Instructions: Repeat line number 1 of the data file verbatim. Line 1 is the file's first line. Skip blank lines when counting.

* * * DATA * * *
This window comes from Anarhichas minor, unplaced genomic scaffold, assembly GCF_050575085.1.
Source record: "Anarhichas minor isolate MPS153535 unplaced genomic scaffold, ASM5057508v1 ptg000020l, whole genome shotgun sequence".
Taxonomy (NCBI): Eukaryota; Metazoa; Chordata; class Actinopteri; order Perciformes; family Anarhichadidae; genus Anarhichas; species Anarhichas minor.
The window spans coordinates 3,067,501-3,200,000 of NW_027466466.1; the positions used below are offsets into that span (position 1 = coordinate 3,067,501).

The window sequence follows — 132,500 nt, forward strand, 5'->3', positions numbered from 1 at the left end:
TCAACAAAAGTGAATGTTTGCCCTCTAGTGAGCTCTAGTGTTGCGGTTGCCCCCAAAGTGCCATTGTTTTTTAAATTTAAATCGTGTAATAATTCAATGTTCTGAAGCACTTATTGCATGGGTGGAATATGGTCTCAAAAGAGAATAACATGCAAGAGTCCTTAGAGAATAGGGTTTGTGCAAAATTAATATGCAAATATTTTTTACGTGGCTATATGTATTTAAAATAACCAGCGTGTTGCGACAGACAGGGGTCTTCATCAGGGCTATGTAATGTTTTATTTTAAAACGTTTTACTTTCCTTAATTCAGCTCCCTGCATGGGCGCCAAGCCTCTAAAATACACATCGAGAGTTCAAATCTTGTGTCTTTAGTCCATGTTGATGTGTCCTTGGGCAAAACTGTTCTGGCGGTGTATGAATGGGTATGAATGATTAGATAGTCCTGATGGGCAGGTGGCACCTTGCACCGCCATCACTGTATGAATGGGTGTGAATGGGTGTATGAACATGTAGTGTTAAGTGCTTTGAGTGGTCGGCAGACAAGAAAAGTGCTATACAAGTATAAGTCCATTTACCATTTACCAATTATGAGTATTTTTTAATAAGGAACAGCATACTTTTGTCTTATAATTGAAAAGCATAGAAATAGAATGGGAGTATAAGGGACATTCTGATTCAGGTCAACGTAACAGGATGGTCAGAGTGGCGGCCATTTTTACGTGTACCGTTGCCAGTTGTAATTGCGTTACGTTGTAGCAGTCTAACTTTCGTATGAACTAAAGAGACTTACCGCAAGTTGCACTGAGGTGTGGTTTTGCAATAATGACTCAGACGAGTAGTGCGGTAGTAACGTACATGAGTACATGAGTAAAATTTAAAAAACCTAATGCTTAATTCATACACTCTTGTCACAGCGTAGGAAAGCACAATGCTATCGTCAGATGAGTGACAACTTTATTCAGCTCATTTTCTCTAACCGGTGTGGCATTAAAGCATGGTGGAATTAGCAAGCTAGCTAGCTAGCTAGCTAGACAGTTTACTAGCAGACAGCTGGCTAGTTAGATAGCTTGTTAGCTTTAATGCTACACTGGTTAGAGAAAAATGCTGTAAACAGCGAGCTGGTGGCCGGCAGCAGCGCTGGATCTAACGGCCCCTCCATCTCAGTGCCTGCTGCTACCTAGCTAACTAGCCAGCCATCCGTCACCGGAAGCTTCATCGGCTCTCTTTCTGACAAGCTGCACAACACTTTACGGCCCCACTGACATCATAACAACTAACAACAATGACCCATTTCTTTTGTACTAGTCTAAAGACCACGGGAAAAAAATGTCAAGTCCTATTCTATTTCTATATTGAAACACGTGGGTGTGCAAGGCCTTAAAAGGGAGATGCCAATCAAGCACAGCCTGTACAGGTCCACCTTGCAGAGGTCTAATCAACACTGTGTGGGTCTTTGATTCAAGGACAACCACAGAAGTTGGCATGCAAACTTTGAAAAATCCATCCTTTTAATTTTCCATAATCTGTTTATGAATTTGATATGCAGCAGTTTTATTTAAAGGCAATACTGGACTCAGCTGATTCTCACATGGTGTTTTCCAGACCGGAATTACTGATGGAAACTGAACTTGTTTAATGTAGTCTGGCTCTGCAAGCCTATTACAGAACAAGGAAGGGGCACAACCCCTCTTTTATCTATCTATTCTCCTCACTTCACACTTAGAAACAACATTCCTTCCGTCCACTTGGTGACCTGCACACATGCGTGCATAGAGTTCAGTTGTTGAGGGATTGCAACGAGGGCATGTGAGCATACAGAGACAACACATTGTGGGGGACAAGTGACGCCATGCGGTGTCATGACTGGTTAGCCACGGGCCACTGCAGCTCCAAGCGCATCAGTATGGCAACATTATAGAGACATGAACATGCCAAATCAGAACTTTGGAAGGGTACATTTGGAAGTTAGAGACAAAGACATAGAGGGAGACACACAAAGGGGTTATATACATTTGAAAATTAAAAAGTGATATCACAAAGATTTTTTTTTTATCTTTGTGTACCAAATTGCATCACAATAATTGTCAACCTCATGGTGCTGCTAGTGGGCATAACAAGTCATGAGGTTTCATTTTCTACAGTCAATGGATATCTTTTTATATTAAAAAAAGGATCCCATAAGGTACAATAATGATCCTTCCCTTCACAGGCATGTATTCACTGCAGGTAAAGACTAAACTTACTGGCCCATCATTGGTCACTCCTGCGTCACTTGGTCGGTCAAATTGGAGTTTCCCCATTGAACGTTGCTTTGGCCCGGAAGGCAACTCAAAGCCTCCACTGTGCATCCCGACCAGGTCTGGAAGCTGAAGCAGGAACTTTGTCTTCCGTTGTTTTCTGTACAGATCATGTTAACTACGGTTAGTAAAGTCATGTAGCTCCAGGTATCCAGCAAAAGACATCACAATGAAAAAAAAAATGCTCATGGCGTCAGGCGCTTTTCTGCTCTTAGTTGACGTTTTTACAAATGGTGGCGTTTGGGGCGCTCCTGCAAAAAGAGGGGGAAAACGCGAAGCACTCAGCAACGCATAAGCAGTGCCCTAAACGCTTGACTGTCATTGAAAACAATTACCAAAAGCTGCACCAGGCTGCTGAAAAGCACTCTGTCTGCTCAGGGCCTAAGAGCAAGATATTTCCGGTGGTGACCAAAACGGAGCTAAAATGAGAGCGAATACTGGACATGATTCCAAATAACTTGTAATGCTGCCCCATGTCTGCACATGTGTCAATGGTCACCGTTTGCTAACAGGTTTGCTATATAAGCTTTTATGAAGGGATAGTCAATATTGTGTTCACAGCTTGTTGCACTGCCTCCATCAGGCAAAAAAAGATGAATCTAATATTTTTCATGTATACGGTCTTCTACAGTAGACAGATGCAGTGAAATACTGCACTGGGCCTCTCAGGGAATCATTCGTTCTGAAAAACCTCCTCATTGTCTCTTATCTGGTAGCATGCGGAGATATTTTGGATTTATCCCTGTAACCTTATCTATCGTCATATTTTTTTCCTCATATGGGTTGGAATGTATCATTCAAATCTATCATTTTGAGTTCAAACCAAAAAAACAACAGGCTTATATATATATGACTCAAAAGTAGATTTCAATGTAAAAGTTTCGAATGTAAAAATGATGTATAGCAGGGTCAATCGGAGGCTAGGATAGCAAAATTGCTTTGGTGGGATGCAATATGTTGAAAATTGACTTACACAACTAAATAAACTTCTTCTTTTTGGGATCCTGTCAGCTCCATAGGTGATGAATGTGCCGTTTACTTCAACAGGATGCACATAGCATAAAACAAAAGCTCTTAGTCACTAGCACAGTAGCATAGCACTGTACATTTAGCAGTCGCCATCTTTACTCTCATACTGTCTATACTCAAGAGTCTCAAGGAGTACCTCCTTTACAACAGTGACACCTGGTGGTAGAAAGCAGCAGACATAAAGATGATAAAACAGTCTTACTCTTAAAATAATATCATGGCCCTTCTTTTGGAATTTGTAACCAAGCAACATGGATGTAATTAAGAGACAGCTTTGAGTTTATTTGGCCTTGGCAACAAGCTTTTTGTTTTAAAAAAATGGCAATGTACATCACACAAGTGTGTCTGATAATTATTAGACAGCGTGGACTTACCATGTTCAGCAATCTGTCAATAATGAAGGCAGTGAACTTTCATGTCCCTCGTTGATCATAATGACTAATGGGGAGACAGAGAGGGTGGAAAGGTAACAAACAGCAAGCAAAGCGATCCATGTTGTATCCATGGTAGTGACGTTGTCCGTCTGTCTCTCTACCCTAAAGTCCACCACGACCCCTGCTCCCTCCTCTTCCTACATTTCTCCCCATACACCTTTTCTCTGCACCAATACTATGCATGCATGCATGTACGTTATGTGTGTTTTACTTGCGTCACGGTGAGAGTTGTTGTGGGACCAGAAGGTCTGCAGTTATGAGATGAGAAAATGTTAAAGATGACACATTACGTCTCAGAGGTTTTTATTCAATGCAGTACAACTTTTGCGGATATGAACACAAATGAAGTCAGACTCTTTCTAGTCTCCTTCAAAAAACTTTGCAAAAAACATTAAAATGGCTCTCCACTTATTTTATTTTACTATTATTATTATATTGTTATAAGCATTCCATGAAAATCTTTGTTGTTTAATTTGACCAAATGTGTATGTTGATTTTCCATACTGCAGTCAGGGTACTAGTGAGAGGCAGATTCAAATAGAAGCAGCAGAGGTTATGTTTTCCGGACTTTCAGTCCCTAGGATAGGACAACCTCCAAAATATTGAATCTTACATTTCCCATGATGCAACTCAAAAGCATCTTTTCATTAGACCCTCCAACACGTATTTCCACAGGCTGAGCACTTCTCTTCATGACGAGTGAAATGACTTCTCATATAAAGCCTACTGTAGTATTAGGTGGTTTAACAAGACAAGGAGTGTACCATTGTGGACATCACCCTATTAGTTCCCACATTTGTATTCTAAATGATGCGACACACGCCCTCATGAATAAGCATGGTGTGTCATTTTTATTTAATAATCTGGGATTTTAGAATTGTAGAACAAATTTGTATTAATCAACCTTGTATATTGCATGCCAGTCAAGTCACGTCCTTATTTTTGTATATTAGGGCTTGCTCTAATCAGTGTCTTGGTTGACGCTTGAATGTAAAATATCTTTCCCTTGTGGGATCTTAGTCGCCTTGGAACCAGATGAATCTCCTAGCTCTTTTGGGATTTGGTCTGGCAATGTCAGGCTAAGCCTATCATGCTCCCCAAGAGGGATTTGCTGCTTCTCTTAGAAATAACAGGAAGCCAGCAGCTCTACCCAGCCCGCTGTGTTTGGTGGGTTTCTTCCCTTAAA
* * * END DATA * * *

This window comes from Anarhichas minor, unplaced genomic scaffold, assembly GCF_050575085.1.